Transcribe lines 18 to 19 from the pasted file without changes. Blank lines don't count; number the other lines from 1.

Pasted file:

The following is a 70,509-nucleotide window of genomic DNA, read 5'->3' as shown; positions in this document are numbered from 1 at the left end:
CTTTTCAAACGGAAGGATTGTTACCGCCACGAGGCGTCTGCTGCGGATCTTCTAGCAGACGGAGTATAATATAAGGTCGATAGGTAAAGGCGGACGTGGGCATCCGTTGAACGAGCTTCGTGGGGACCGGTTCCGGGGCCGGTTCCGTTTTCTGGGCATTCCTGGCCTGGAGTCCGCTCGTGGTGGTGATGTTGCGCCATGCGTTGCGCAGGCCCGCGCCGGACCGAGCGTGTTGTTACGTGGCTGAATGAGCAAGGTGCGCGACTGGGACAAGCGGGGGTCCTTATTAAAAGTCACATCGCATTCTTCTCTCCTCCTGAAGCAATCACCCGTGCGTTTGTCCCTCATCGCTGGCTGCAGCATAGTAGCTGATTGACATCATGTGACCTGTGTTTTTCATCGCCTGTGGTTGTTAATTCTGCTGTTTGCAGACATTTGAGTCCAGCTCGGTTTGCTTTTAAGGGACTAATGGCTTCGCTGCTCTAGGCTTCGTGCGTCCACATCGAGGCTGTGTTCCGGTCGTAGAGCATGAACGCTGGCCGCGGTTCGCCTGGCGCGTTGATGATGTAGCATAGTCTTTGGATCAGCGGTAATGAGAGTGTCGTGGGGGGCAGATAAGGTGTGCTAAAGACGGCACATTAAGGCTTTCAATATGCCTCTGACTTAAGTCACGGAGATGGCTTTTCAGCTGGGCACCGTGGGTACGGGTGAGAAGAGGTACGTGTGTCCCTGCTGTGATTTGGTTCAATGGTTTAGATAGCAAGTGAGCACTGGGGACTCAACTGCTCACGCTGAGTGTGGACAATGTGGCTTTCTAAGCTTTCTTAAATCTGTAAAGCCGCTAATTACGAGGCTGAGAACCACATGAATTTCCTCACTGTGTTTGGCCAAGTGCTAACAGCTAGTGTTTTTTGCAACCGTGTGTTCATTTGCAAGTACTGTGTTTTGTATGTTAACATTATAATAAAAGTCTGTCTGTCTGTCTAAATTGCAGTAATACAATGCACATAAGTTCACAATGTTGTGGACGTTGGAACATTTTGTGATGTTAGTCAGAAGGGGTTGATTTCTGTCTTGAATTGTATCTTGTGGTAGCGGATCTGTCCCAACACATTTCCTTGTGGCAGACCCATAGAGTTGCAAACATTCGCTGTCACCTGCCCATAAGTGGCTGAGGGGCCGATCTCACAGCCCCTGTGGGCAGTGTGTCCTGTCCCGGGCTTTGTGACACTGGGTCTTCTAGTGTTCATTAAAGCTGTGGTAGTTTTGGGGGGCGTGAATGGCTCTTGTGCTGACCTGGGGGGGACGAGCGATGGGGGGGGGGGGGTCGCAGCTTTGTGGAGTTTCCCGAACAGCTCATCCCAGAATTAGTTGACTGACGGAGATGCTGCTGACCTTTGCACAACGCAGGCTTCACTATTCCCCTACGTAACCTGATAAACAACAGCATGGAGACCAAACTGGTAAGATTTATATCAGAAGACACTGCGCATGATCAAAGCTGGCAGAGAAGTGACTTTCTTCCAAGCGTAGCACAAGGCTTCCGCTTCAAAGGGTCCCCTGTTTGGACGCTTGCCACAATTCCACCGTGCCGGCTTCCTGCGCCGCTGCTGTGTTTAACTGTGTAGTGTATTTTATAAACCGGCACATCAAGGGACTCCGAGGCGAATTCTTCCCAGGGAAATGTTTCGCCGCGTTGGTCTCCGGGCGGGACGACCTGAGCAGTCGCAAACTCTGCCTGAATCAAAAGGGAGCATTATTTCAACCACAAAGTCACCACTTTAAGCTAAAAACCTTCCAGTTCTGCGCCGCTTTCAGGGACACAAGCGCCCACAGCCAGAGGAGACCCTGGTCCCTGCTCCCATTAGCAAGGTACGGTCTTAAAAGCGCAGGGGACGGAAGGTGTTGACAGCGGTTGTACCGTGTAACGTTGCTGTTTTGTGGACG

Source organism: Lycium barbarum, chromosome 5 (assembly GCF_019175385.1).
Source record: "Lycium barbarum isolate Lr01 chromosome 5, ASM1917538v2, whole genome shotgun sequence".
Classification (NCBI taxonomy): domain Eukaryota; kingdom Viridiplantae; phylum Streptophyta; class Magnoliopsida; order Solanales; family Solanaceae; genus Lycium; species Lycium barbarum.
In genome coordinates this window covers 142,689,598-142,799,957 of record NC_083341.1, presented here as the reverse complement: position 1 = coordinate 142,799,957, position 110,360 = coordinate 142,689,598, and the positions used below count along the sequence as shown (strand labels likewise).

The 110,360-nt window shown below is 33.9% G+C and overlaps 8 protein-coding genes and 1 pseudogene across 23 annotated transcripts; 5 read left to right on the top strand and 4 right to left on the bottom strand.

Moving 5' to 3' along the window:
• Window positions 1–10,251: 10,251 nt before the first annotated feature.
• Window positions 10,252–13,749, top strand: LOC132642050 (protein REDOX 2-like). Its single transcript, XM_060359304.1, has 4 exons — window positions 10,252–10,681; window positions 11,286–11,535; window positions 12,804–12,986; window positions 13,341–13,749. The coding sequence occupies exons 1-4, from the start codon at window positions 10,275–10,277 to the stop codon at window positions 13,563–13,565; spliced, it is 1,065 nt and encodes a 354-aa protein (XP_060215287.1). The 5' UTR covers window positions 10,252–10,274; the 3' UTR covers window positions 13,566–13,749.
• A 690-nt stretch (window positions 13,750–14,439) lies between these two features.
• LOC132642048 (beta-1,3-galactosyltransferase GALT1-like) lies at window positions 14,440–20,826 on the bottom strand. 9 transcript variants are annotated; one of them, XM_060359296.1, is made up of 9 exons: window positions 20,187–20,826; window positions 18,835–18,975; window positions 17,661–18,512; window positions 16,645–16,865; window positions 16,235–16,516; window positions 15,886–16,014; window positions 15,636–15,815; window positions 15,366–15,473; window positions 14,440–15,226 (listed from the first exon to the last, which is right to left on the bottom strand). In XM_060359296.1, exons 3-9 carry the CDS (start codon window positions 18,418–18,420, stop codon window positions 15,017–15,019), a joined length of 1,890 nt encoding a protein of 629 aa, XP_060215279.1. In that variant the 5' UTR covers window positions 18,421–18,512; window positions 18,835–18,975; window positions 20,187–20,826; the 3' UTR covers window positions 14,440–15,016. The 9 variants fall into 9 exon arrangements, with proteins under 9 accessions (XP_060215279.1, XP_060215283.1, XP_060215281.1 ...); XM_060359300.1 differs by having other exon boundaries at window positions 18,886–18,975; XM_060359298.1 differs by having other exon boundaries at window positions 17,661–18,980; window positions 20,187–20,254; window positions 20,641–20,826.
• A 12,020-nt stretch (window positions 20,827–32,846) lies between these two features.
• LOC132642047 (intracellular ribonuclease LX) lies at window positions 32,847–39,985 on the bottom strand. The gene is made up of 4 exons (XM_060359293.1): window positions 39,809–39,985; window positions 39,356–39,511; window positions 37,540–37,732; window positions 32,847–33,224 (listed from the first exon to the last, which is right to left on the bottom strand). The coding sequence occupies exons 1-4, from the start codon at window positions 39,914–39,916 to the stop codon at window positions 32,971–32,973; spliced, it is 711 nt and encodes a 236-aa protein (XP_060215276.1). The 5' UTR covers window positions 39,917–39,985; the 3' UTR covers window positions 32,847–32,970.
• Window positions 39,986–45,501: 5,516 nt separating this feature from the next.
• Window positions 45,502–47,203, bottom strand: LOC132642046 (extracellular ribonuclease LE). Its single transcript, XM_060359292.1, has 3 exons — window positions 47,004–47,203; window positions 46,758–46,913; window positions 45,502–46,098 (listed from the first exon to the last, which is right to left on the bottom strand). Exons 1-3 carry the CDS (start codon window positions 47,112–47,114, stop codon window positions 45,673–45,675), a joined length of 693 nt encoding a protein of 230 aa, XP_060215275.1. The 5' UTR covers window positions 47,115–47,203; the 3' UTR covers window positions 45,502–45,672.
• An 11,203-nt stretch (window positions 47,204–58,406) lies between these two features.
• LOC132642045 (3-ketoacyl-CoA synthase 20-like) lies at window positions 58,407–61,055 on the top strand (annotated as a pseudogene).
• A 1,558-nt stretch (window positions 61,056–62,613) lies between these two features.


• LOC132642045 (3-ketoacyl-CoA synthase 20-like) lies at window positions 58,407–61,055 on the top strand (annotated as a pseudogene).
• A 1,558-nt stretch (window positions 61,056–62,613) lies between these two features.